Genocide Education Project Takes Part in National Education Conference

DENVER, CO – Justin Voldman was happy to see The Genocide Education Project’s resource booth at the annual conference of the National Council for the Social Studies, held in Denver, Colorado, November 12-14. “I use your lesson plans in my classroom,” said Voldman, a high school history teacher from Maine, who said she welcomed the useful teaching materials provided by The Genocide Education Project, a nonprofit organization that assists educators in teaching about human rights and genocide, particularly the Armenian Genocide.

Voldman was one of thousands of educators from across the U.S. gathered at the NCSS conference. The Genocide Education Project’s Education Director, Sara Cohan, led a workshop entitled, “Best Practices in Genocide Education.” Participants were guided through lesson plans created by The Genocide Education Project and heard about ways to broach the sensitive subject of genocide in the classroom. Educators asked how to handle the problem of genocide denial in the classroom and commented that after the session they felt better prepared to bring the Armenian Genocide into their curriculum. Educators were exposed to various approaches for teaching about genocide and analyzed how to combine the study of particular historic events with discussions on genocide prevention today.

Also representing GenEd at the NCSS conference were Executive Director, Raffi Momjian, as well as Pauline and Ara Getzoyan from Gen Ed’s recently established Rhode Island branch.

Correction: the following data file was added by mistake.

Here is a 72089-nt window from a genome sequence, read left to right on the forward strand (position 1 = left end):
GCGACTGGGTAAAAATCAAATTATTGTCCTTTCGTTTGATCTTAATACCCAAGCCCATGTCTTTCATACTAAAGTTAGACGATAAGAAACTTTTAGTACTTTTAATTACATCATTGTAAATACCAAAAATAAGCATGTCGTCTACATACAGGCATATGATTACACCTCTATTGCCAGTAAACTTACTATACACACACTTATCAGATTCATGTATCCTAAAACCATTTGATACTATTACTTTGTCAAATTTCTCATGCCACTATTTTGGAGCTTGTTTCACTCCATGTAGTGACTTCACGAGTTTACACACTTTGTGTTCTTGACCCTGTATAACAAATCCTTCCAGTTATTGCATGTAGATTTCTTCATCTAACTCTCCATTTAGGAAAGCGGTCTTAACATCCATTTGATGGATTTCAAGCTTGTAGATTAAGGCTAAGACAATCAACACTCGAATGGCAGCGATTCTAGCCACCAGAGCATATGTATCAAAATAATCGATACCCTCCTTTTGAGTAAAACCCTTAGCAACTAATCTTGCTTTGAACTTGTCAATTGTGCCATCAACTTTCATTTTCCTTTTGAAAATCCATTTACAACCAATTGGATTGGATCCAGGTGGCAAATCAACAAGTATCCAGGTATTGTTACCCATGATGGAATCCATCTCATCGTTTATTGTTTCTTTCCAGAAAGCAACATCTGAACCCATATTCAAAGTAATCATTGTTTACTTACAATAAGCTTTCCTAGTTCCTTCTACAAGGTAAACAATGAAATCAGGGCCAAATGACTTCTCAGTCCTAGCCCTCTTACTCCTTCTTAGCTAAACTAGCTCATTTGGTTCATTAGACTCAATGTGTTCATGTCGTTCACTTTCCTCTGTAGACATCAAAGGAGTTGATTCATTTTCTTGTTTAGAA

“The number of American educators that flocked to our exhibit booth asking for information about the Armenian Genocide was remarkable,” said Pauline Getzoyan, co-chair of the Rhode Island branch. “To witness the interest American educators have in teaching about the Armenian Genocide was inspiring.”

The conference provides an important venue through which The Genocide Education Project can communicate face-to-face with teachers, professors and school district leaders to discuss the work of the organization. Gen Ed provides lesson plans, resource lists and reading materials about the Armenian Genocide free of charge to each interested educator at the conference. “Our discussions with teachers here confirm that they greatly value education about the Armenian Genocide and genocide prevention. Our task is to ensure they have the training and materials necessary to teach this vital subject,” said Momjian.

The Genocide Education Project is already preparing for next year’s conference in Washington, D.C. and looks forward to reaching more educators.

The Genocide Education Project is a nonprofit, tax-exempt 501(c)(3) organization that assists educators in teaching about human rights and genocide, particularly the Armenian Genocide, by developing and distributing instructional materials, providing access to teaching resources and organizing educational workshops.


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One Comment;

  1. Paul McDonald said:

    This is a great lesson for American children to learn how a whole group of people can be branded “liars” “enemies” and “demons”, by governing rulers throughout history of the world. In the USA we have a problem with 150 Public Charter Schools that are managed by Turkey’s Gulen Movement (Islamic Imam Fethullah Gulen) at these schools the children are not allowed to learn of the Armenian, Jewish, Assyrian, Lebanese, Kurdish or the many other Genocides.

    Instead they are learning Turkish language, and hold Turkish Olympiads throughout the USA and are flown to Turkey to display their Turkish talents. All at tax payers expense, they are being Turkified. Wake up America! Wake up Parents!
    You can sadly view on Utube these Turkish Olympiads and watch American Children, African Americans, Asian Americans singing and dancing in Turkish. What about their cultures? What about the American Culture?